The other interesting aspect is the case’s effect on the RICO forfeiture provisions, which had previously been cited as support for the Court’s pre-Chamberlain position on freezing substitute assets.  Most likely, the RICO provisions will be deemed a “related restraint provision” and subject to the exact same ruling.  Interestingly, the DOJ attorneys responsible for supervising and advising RICO prosecutions across the country, the Organized Crime and Gang Section,[4] had a long history of preaching caution to Assistant U.S. Attorneys who sought to seize or freeze assets which the defendant needed for obtaining counsel.  While the RICO statute and Fourth Circuit precedent permitted the action, a now-retired forfeiture expert for the Section consistently tried to talk AUSA’s into compromise or release of the funds in those circumstances.  His usual admonition to these prosecutors was a prescient one — “don’t poke the bear.”

[1] United States v. Monsanto, 491 U.S. 600 (1989).

[2] Luis v. United States, 136 S. Ct. 1083 (2016)

[3] Honeycutt v. United States, 137 S. Ct. 1626 (2017)

[4] Full disclosure—I was Chief of that Section from 2010-2017.

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Jul 21
2017

Why Banning Criminals from the Web Doesn’t Work

A few weeks ago, the Supreme Court issued a unanimous ruling in Packingham v. North Carolina, 137 S. Ct. 1730 (U.S. 2017) invalidating a state law outlawing registered sex offenders from accessing websites which could facilitate offender-minor direct communication.  While the majority opinion and concurrence seems grounded in, and specific to, sex offender restrictions, the underlying characterizations and beliefs about websites has far-reaching consequences for other criminal defendants in state or federal courts.

Lester Packingham pled guilty to having sex with a 13-year-old girl when he was 21.  Eight years after his conviction, Lester bragged on Facebook about a happy day in traffic court, using the screen name J.R. Gerrard, and exclaiming:

“Man God is Good!  How about I got so much favor they dismissed the ticket before court even started?  No fine, no court cost, no nothing spent…Praise be to GOD, WOW!  Thanks JESUS!”

Apparently offended by the concept that someone would celebrate dodging a speeding ticket with such religious fervor, a police officer tracked down court records, obtained a search warrant, and determined that “J.R.” was actually Lester Packingham.  Lester was soon convicted of illegally accessing a “commercial social networking Web site,” as broadly defined by the North Carolina legislature.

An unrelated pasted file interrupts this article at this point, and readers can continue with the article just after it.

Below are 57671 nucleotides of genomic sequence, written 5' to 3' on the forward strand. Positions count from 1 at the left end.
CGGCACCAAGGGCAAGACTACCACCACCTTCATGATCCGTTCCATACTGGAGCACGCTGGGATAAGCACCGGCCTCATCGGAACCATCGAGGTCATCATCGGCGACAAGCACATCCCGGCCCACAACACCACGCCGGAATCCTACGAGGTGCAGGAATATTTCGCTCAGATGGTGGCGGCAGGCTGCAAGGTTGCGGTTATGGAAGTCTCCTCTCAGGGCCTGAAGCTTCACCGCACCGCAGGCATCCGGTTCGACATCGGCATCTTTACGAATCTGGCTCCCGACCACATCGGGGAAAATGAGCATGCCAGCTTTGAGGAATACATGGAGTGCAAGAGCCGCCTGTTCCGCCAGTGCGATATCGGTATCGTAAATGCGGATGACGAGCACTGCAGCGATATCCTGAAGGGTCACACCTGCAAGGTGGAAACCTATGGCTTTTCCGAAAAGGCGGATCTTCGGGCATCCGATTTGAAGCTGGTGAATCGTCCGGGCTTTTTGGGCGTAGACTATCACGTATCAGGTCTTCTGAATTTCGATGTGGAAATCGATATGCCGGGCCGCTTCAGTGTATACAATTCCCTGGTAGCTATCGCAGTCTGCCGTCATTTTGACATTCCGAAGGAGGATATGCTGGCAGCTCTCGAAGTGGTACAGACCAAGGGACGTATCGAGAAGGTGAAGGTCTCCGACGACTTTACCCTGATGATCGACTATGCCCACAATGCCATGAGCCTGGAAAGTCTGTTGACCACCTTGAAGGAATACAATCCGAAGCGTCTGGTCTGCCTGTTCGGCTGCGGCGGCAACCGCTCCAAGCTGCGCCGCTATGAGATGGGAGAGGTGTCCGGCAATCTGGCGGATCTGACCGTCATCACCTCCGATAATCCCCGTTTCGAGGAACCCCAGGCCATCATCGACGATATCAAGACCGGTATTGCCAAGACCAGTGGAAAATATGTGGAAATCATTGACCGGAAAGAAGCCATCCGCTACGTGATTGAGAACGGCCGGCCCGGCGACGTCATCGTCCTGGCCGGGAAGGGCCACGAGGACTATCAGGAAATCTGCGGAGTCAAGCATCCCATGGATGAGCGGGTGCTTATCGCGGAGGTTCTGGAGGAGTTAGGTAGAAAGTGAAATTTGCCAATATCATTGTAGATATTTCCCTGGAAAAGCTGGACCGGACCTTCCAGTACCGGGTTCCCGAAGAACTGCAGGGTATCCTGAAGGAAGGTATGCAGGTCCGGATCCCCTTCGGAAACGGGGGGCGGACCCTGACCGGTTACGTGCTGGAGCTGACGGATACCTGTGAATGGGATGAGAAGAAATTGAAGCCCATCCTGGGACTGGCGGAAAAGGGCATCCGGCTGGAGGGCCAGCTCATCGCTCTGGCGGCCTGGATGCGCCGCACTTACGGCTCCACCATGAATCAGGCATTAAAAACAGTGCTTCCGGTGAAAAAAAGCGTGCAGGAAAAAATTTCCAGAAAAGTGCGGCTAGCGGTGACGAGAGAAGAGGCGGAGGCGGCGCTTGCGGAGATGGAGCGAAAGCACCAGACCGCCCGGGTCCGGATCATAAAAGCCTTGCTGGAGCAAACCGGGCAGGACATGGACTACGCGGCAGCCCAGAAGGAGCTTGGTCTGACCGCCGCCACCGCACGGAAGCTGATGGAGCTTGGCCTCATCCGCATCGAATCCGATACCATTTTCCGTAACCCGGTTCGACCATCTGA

The Supreme Court reversed the conviction based on the First Amendment’s protection of free speech, with Justice Kennedy criticizing the unnecessarily broad prohibition on accessing social networking sites, which prevented sex offenders from accessing the “vast democratic forums of the Internet,” that serve as principal sources of information on things such as employment opportunities, current events, and unrestricted opinions or ideas that have no connection to criminal plans or potential victimization of children.  Justice Alito’s concurrence agreed with striking down the North Carolina statute, pointing out that the statute’s definition of social networking sites included websites such as Amazon, the Washington Post, and WebMD. However the concurrence emphasized that states could still draft narrower, and constitutionally valid restrictions because of their legitimate interest in thwarting recidivist sex offenders.

The most interesting part of this decision is its future.  Is it really possible for a state legislature to sufficiently narrow its sights on offender/child communication to the point where the law has its intended effect while still passing constitutional muster?  If there is a North American Man Boy Love Association (“NAMBLA”) version of Tinder or Match.com, then there may be a way to characterize the “social site” in a permissible and effective way.  However, like the ones for the Washington Post or Amazon, many websites allow for user IDs for the very point of communicating with other visitors to that site, even if simply editorializing on a Washington Post story.  While the ensuing communications may not be fairly called a “chat room,” they are close enough to a “bulletin board” to bring us right back into the perils of North Carolina’s now-invalidated law.